Early Morning Mowing Can Be Serious Business in the Suburbs


The battle lines of suburbia are demarcated by white picket fences, the battleground itself littered with landmines of leaves, grass, porches, and other ticking bombs set to square off neighbor against neighbor. Hey, asshole, why don't you try painting your shutters so our property values don't go down? And really, a bonfire on a Monday night? Some of us have to work, dickweed. And I like sleeping with the windows open, but all I smell now is your dumb fire pit.

This is how wars start, brimming with passive aggressive taunts and muffled vulgarities. All it takes is one spark to set off the fuse, and in suburbia, early-morning mowing is perfect tinder.

Let's go out to Ashtabula County via the Star Beacon and check in on two neighbors whose disagreement over some A.M. grass trimming might end up in court.

The victim said he was cutting grass around 7 a.m. when a neighbor approached, grabbed the grass-cutter and told him to stop mowing because his 4-year-old daughter was sleeping, deputies said. As the mower was returning home, the neighbor returned, pushed the victim aside, shut off the tractor and then threatened harm if he didn’t stop mowing, according to a report.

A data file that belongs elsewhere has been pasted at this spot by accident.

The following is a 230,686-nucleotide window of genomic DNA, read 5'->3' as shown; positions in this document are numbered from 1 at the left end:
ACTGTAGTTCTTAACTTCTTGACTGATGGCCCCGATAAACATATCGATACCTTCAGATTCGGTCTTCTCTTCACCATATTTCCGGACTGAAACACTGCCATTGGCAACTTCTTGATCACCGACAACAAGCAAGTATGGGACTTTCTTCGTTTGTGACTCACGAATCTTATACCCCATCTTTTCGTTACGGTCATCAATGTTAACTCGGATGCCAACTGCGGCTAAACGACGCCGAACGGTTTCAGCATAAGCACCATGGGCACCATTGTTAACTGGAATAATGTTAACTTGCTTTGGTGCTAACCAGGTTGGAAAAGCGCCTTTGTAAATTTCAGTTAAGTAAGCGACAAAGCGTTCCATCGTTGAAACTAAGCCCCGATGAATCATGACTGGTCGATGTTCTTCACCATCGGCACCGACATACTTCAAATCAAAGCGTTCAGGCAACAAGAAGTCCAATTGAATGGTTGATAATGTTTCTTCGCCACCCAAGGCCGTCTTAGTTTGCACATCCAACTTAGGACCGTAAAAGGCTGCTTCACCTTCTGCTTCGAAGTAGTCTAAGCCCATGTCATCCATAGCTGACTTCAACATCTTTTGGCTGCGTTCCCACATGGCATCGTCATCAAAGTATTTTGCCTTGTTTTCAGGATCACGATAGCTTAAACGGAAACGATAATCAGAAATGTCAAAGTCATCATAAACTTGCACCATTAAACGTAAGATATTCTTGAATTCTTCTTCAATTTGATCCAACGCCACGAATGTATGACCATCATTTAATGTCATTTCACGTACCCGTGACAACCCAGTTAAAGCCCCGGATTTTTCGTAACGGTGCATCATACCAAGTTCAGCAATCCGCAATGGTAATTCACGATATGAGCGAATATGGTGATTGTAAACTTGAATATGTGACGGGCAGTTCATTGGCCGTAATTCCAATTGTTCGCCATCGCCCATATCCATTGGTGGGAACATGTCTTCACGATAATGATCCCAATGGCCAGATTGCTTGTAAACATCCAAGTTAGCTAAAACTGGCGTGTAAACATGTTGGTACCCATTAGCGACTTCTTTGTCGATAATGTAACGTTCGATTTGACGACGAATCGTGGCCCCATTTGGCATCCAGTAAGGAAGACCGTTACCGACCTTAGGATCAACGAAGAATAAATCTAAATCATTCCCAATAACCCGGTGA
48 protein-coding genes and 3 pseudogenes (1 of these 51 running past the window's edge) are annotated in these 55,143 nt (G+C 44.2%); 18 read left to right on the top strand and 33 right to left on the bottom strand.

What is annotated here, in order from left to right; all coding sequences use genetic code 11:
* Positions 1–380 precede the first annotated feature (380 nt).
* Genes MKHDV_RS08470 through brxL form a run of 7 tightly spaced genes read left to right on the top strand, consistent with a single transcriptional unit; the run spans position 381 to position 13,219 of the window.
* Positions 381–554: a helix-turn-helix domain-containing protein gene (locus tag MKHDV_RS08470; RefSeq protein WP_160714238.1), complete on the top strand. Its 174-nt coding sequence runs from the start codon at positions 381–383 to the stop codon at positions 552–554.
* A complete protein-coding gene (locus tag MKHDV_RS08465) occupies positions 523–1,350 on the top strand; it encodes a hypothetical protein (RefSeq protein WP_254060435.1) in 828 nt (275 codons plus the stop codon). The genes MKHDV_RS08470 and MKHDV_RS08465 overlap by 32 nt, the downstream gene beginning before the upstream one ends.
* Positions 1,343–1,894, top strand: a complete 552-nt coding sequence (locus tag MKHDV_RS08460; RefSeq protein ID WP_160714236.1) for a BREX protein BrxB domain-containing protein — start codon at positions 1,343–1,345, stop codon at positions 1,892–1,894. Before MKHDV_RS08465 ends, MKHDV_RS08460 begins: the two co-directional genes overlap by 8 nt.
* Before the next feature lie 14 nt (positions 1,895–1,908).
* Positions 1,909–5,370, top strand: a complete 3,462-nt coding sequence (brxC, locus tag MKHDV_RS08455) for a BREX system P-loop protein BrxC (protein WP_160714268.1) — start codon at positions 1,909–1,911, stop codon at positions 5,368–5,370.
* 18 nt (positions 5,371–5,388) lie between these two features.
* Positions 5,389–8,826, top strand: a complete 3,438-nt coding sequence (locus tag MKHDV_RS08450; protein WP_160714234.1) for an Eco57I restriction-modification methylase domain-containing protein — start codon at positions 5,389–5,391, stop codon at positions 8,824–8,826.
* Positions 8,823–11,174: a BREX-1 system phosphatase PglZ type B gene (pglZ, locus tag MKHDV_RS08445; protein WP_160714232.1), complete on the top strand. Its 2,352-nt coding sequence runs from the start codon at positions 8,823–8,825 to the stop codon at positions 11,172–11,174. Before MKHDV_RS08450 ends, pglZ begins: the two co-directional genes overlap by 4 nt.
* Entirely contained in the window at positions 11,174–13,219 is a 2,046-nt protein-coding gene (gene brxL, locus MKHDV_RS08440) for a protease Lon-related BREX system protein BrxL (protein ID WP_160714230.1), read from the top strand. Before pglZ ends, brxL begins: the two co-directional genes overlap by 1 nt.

Deputies spoke to the alleged assailant, who gave a different story. The man said his neighbor began cutting grass around 6 a.m., and ignored his request to delay mowing until 7 a.m. The man admitted shutting off the neighbor’s mower and making remarks, but denied issuing any threats, he told deputies.

We're no history buffs, but we're pretty sure this is what started the Hatfield and McCoy feud.

About The Author

Vince Grzegorek

Vince Grzegorek has been with Scene since 2007 and editor-in-chief since 2012. He previously worked at Discount Drug Mart and Texas Roadhouse.
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